• Coupons have a long history, and consumers rely on them, but coupon distribution and usage are declining.
  • Brands and retailers should embrace new ways to engage consumers with coupons based on how today’s consumer uses media.

Ever since Coca-Cola introduced the first coupon in 1887, coupons have continued to influence where people prefer to shop and what they buy. Vericast is one of a few companies that collects data on coupon distribution and redemption as we stay abreast of trends affecting the coupon industry. We studied coupon data for the first half of 2022 and identified some key findings that have major implications for brands, retailers and the coupon industry. In some ways, the story picks up where last year left off. 

consumers still want coupons

Marketers should keep using coupons because it’s clear that consumers still want coupons. In fact, 60% of consumers we recently surveyed say coupons and discounts are more important than ever.1 Not only do consumers want coupons, in the current inflationary environment with higher prices on everything from bread to batteries, consumers need coupons. Coupons help consumers stretch their dollar so they can afford everyday items. Customers who were previously very brand loyal are now open to trying new brands if it means they can find the item they need on the shelf and get it at a lower price. Considering these factors, coupons remain a great way to lure potential new customers — and keep current customers — making now an ideal time to build an effective coupon strategy into your marketing plan.

Inflation has outpaced face value

When planning how coupons will fit into their overall marketing strategy, manufacturers need to be mindful of what makes a coupon desirable. Face value, for instance should keep pace with consumers needs and the economic conditions facing consumers.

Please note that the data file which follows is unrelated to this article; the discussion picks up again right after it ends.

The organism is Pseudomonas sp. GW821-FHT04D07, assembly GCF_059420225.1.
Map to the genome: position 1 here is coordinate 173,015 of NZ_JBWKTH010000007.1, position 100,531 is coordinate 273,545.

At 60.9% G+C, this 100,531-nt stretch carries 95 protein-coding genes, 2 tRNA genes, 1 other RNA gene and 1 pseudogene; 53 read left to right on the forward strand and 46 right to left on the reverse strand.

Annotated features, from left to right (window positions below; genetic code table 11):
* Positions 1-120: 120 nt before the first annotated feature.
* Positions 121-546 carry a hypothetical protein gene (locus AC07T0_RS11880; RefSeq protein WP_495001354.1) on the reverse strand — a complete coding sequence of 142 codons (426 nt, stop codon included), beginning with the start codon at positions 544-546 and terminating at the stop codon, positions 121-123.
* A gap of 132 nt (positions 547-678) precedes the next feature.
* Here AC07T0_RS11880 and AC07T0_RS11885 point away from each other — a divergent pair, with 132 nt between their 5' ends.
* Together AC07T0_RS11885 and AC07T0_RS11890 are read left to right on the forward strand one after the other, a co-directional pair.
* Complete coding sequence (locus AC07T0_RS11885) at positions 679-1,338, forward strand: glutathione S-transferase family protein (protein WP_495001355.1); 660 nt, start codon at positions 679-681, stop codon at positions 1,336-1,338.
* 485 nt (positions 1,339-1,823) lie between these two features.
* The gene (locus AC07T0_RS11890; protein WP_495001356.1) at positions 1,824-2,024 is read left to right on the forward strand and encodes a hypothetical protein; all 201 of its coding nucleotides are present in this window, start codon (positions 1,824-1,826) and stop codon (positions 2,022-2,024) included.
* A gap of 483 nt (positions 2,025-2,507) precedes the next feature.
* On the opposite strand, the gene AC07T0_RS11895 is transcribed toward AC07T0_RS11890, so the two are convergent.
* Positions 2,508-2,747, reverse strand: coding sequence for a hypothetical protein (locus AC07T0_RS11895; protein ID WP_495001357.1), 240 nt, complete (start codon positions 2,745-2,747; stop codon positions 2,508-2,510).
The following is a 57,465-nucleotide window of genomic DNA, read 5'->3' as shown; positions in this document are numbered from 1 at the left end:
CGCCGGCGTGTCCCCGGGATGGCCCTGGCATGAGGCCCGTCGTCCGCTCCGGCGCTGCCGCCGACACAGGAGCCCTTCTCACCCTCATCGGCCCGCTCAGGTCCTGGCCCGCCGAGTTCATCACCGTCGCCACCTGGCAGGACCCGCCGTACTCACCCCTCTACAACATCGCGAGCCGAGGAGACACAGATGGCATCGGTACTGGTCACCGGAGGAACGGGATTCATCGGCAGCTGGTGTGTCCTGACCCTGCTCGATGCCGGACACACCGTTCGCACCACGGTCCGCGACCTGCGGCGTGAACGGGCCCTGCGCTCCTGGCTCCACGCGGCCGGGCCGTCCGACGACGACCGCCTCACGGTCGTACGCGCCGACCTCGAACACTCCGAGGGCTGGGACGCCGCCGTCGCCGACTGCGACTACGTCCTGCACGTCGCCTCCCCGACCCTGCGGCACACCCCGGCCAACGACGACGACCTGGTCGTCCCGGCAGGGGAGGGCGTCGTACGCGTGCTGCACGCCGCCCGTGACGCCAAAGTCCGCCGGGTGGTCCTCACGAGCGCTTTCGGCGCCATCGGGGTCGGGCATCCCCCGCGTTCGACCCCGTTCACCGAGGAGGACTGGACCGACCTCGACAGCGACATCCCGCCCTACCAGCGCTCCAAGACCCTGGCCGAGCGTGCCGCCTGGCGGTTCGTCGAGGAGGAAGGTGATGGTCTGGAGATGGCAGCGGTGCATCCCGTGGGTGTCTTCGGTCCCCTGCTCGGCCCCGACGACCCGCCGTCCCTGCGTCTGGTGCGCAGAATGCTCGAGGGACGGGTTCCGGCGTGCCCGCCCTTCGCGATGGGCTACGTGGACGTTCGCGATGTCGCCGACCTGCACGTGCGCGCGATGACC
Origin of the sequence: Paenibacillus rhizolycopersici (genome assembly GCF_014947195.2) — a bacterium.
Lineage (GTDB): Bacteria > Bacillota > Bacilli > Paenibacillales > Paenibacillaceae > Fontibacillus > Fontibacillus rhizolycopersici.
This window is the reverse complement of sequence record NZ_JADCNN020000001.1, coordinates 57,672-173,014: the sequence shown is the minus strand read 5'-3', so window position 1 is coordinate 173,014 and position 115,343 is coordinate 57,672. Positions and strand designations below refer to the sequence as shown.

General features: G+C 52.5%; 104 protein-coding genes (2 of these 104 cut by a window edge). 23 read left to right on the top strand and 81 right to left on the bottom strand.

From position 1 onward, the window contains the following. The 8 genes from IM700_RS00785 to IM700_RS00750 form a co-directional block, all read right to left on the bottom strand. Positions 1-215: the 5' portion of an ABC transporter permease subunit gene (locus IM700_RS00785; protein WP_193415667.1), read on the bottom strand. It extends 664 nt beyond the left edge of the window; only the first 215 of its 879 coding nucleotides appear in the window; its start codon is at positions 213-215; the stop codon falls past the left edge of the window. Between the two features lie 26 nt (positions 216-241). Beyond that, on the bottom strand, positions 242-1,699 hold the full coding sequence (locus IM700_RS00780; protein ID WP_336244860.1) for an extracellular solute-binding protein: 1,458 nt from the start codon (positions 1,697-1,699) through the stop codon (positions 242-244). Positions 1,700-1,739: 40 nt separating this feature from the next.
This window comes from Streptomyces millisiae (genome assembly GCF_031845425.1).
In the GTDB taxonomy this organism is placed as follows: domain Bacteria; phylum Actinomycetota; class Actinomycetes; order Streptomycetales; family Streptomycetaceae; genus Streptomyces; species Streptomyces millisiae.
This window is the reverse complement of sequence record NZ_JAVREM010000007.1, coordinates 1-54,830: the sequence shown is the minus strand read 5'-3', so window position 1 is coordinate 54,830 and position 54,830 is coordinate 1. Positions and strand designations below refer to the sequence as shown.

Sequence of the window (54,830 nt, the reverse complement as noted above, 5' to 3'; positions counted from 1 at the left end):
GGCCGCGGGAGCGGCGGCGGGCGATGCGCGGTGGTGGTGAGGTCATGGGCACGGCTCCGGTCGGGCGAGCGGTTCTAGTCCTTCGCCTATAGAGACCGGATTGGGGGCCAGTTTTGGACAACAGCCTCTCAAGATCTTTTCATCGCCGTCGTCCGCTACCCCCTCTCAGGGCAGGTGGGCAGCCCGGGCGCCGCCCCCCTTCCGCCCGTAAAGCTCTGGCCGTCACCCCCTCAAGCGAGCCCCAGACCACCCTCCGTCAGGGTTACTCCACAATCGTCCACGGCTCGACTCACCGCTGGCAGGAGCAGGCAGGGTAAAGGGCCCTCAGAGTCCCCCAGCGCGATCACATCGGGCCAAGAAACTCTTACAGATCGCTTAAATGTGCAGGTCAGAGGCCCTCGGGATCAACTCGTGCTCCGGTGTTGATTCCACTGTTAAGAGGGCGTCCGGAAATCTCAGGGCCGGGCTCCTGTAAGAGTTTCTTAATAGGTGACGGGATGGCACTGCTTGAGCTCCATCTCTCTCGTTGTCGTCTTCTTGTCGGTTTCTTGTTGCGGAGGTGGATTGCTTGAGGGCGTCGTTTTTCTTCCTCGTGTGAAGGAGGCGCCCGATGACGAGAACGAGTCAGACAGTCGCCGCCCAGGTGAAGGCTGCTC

Unfortunately, that has not been the case when comparing average coupon face value with today’s inflation rate. This essentially means coupons carry less value now when consumers need them more. 

Coupons need to evolve

Consumers want coupons but coupon distribution and redemption are down, so there’s obviously a gap that exists. Marketers need to adapt to consumer needs and desires and close that gap, especially for distribution. Digital or paperless coupons and direct mail coupons are increasing in popularity. Direct mail is gaining favor by consumers for discounts and coupons, especially when combined with QR codes and personalized URLs (PURLs). Marketers should take note of this and lean into these channels to increase distribution for their coupons. 

Digital couponing is up

Following the trend toward digital, well, everything, consumers are embracing digital coupons. In fact, paperless coupons represent the one distribution method showing increased redemption overall, up 5% from last year. Redemption for non-food items grew even more, up 23% in 2022.

Direct mail has increased its share of food coupon redemption

For food products, direct mail grew in share of media for food product coupons redeemed, up 10%. Direct mail now makes up 18% of coupon redemptions for that media category.

What’s behind The decline in distribution and usage?

Despite a few increases in coupon media types, in the first half of 2022, coupon distribution decreased 17% compared with the same period in 2021. Companies distributed 95 billion coupons during that period last year and 79 billion this year. Redemption follows the same trend. Consumers redeemed 375 million coupons through July 2022, down 19% from the 465 million coupons they redeemed last year. These rates continued to decline as the industry seeks efficient means of delivering deals to consumers. 

First half 2022 coupon redemption

First half 2022 coupon redemption

Brands are being challenged by new customer acquisition, and traditional retailers continue to be threatened by the pandemic-induced rise in ecommerce. In addition, the economy’s continued supply chain challenges mean marketers are unwilling to risk a poor brand experience by promoting products that may not appear on shelves in time or appear only in limited supply.

To learn more about what grocery shoppers are thinking, check out our 2022 CPG + Grocery TrendWatch report. 

1 Vericast Awareness-to-Action Study, June 2022 (n = 1,835)